How did the people of the Soviet Union expect to live in the year 2017? A filmstrip from 1960 shows that their expectations were pretty similar to the futuristic predictions of Americans. With a touch more Communism, of course.
A giant metal shield designed to contain radioactive waste at Chernobyl’s damaged nuclear reactor is being moved into place.
From the late 1950s until the late 1980s, scientists in both the United States and the Soviet Union were working on computer networking in one form or another. Why did the US succeed where the Russians failed? That’s the subject of a new book titled How Not to Network a Nation: The Uneasy History of the Soviet Internet
Two spacecraft drifted closer to one another far above planet Earth, as they prepared to dock. It was July 17th, 1975, and they were about to make history. For the first time, a United States Apollo and Soviet Union Soyuz spacecraft would dock with one another, an enormously symbolic mission that served as a small…
Pictures of the Soviet Space Shuttle in its hanger have been making the rounds on the internet recently, but there’s another shuttle out there. Russian photographer Aleksander Markin came across the remains of the original wooden model, used for wind tunnel testing.
What do you get when the Soviet Union wants a jet airplane purpose-built to service its massive farms and agricultural collectives? Well, according to Poland, you get the demented looking PZL M-15, nicknamed “Belphegor,” which means a hideous mythical demon who tricks people into thinking they have an invention that…
Looks like North Korea's engineers have been hard at work brushing up on their obsolete Soviet-era technology. Because after acquiring 10 discontinued Soviet subs, everyone's favorite little warmongering-dictatorship-that-could has finally rendered the outdated ballistic vessels seaworthy—and it only took them 21…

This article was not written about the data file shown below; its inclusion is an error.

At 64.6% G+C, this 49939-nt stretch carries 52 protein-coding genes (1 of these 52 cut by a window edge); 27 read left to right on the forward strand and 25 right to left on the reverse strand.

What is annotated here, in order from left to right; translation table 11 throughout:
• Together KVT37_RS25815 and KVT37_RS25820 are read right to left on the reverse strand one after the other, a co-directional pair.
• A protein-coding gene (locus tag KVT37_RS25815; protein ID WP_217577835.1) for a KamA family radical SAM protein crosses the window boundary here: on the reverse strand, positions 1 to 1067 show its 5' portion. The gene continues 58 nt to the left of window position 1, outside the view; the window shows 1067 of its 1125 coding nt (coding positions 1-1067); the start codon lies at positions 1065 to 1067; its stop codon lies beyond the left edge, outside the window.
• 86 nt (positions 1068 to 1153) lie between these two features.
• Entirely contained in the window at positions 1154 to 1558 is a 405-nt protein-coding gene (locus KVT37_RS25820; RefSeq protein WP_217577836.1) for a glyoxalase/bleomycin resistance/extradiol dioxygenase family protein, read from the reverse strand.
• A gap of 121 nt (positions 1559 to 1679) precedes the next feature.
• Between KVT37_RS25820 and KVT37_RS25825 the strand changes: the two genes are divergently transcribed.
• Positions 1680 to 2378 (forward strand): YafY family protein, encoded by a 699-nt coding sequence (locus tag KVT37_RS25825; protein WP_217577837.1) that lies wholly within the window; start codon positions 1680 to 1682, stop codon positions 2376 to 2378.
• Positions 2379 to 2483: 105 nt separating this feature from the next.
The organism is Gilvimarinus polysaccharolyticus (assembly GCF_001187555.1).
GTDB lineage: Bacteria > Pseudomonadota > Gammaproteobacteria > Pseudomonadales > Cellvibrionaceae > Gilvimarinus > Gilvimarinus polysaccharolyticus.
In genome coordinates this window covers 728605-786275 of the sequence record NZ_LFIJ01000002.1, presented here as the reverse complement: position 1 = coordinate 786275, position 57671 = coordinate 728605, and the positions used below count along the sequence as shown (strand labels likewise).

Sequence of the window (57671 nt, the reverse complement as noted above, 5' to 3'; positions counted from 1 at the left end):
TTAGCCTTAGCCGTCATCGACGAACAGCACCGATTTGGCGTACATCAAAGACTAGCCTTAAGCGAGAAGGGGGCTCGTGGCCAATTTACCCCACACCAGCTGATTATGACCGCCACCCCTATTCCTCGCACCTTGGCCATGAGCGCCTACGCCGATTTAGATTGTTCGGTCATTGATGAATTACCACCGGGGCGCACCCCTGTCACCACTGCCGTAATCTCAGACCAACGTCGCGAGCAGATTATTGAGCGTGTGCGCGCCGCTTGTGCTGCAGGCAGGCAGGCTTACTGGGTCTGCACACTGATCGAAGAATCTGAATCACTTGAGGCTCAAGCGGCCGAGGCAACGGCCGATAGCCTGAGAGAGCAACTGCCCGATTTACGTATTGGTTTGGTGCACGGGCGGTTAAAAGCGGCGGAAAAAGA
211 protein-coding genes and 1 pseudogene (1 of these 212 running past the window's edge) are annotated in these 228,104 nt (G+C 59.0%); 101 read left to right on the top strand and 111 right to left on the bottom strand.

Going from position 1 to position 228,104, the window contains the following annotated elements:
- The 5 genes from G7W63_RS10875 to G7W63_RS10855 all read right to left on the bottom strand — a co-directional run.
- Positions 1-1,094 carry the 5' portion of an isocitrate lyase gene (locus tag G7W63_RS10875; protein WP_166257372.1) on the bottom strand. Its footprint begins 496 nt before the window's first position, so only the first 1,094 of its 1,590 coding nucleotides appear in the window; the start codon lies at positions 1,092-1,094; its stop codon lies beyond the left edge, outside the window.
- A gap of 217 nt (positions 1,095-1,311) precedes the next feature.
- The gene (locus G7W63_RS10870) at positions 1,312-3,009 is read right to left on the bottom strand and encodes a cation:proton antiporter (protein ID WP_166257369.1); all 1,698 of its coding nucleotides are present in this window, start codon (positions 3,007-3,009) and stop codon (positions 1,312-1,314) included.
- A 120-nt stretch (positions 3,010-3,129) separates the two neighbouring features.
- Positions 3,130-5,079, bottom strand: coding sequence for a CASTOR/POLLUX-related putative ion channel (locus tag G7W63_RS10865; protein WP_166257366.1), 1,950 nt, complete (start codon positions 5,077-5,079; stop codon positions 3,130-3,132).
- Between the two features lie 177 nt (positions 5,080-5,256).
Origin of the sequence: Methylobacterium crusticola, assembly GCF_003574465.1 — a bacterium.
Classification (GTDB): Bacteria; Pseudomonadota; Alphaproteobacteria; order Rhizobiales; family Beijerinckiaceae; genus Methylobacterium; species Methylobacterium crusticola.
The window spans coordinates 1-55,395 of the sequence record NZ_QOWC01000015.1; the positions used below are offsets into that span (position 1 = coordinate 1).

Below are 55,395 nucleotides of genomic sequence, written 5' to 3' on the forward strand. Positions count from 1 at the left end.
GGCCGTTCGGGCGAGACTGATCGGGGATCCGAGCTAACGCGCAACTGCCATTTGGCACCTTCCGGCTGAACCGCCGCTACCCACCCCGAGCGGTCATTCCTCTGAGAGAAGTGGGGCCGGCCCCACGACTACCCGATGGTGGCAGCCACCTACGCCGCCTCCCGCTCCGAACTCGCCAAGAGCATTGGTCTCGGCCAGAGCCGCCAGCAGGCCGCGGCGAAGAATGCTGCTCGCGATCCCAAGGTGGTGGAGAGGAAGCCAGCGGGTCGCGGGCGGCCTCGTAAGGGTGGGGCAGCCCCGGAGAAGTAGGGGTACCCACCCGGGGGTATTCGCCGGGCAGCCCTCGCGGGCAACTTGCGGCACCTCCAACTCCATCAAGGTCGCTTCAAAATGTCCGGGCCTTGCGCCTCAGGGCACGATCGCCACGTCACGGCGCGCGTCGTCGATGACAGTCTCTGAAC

The canine members of Soviet Union's space program were stars, symbols of the nation's technological future. And so, throughout the 1950s and 1960s, these pups appeared on matchbook covers, commemorative boxes, ceramics, and more.
If you went looking for Zvezdny Gorodok, aka Star City, on a map in the 1960s, you'd have no luck. This small town outside of Moscow was long a state secret, and for good reason: It was the base where Cosmonauts came to train for—and recover from—space flight. And it's still cooking.
Americans tend to talk a lot about the Space Race and how we made it to the Moon and we were first and no one else was second because we are the best. It's put into context by the fact that the Soviet satellite Sputnik was the first in space, but by the time we get around to discussing the moon landings no one…
This thing? I found it inside an abandoned square-mile Soviet-era military factory in Siberia. It would have worn a gas mask to help illustrate to workers proper safety protocols upon nuclear war with America. Now, it's just another artifact of the USSR's once mighty military machine.
In Soviet-era Russia, families needing transportation lined up at the car office, filled out their paperwork and waited up to six years for their wheels to arrive. Many chose to instead spend those years building their own cars, from iron-clad sports cars to pods with a frying pan for a steering wheel. Here's some of…
We'd all love an obsessively detailed 1:18 scale Volvo 240 coupe on our desks, of course, but no collection of automotive tchotchkes is complete without some Soviet iron!
Saturday morning, the competitors of the Mutually Assured Destruction of Omaha 24 Hours of LeMons race had just entered the track for transponder testing laps when this hunk of vintage Soviet iron came screaming by at low altitude.
Powered by 228,800 Lb-Ft of thrust, this Lun-class Ekranoplan was designed to carry two-million pounds of Europe-invading soldiers and vehicles and six nuclear missiles at speeds up to 340 MPH. Thank God Reagan defeated the Soviet Union.
Let's say you could go back to the early 1950s and snag a super-futuristic prototype automobile as your 2009 daily driver. Which side of the Iron Curtain would you choose?